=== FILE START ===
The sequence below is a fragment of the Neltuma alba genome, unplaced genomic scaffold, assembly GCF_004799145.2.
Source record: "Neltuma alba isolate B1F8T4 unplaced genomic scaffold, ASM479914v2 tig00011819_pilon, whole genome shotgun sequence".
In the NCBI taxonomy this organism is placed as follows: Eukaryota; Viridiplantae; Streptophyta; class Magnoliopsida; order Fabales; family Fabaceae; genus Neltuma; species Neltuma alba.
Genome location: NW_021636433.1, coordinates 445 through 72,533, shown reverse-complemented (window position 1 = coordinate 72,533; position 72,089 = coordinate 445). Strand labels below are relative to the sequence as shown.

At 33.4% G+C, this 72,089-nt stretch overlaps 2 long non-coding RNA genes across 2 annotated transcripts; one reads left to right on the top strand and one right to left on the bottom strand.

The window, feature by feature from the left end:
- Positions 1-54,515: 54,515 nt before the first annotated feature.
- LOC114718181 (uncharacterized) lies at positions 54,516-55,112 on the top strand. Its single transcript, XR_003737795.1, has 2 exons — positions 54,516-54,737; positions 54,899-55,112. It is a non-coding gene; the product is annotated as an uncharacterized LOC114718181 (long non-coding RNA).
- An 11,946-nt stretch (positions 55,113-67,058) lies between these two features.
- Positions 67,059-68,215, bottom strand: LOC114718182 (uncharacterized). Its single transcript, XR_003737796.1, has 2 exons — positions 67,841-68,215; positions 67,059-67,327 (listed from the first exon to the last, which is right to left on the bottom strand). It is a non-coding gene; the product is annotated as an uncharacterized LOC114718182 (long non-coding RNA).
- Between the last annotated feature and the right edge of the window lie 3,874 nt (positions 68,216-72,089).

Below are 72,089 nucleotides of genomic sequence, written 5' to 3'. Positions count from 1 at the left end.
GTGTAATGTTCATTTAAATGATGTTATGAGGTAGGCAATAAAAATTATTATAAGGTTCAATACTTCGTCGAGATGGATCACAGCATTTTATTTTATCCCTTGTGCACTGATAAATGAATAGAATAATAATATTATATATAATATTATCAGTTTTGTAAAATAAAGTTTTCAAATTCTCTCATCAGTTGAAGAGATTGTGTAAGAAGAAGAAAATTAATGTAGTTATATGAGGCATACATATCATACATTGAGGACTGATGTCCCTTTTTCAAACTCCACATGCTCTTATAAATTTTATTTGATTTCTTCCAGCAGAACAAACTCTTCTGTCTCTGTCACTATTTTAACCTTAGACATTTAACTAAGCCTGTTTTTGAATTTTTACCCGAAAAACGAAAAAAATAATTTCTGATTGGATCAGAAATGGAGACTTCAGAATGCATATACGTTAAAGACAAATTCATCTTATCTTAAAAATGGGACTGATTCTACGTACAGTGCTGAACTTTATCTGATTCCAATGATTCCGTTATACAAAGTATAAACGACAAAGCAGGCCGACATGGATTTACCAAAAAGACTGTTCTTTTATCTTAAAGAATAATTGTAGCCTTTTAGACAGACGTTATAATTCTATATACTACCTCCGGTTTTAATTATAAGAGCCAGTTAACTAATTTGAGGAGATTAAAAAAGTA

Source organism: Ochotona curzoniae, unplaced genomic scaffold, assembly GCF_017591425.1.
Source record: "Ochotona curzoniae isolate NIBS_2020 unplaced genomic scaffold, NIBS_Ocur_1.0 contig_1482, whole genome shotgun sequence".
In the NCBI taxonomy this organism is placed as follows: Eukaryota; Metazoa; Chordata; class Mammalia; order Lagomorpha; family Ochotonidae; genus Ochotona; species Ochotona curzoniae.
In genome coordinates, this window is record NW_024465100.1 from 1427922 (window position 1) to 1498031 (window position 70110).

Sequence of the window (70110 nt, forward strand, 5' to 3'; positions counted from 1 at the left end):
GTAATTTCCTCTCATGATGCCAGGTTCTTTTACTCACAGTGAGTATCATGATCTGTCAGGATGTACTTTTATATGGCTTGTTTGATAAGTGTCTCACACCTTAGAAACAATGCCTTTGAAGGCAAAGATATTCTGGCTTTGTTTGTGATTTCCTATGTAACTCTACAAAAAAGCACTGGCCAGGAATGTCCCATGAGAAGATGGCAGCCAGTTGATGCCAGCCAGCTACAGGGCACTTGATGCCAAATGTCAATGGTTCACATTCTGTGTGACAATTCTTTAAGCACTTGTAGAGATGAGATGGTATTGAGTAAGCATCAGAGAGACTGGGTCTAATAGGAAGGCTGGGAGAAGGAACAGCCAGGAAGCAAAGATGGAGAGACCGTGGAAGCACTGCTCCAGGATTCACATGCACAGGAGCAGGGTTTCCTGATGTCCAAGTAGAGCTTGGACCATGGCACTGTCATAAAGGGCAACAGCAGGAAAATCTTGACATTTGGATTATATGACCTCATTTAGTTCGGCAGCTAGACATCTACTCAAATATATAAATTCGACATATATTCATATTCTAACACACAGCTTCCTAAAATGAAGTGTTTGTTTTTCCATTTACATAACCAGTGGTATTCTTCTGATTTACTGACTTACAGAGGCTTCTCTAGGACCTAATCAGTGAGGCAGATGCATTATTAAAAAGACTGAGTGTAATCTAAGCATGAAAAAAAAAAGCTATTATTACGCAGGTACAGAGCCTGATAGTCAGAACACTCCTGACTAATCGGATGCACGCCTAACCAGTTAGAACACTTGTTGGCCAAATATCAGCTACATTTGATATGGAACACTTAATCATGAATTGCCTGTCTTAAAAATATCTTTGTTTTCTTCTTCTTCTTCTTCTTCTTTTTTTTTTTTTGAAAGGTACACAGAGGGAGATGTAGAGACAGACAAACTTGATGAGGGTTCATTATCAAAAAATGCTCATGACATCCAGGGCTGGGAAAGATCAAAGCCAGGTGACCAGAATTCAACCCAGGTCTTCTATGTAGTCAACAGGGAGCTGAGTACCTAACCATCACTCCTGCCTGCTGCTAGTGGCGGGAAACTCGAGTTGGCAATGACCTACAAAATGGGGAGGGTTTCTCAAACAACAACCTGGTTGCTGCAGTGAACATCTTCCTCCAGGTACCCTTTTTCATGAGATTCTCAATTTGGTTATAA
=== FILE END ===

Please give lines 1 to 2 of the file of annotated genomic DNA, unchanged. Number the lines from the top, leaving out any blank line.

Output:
The sequence below is a fragment of the Neltuma alba genome, unplaced genomic scaffold, assembly GCF_004799145.2.
Source record: "Neltuma alba isolate B1F8T4 unplaced genomic scaffold, ASM479914v2 tig00011819_pilon, whole genome shotgun sequence".